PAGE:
A “real” farmer would despair at the quality of the thin, rocky soil. He would mock the third-hand, obsolescent machinery and shake his head in disbelief at the size of these agricultural units – an average croft has just 5ha of arable land and a share in common grazings out on the exposed heather hills.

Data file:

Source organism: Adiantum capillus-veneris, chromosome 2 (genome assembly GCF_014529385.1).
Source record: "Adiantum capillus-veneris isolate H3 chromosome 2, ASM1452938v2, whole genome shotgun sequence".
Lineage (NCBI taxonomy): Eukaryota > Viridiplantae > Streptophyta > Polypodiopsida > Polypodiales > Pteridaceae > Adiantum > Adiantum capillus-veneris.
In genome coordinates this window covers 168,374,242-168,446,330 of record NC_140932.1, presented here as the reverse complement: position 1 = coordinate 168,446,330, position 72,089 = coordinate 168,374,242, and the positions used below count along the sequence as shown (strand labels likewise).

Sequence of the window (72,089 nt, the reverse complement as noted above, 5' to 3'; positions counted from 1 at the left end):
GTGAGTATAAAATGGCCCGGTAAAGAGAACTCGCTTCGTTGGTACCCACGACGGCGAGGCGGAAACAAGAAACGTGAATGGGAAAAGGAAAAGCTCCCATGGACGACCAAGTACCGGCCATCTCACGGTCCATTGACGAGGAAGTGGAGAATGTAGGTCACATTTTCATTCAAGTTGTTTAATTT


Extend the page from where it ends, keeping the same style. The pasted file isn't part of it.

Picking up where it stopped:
The informed observer would also conclude fairly quickly that Scotland’s crofting system has little in common with modern agribusiness. Sheep and lambs appear to wander at will and graze randomly by the side of single-track roads, a herd of cattle might comprise just three cows. The infrastructure is often rickety or non-existent and the nearest markets or abattoir can involve a long ferry trip or a trek of hundreds of miles. In many areas there appears to be no productive land-based activity at all.

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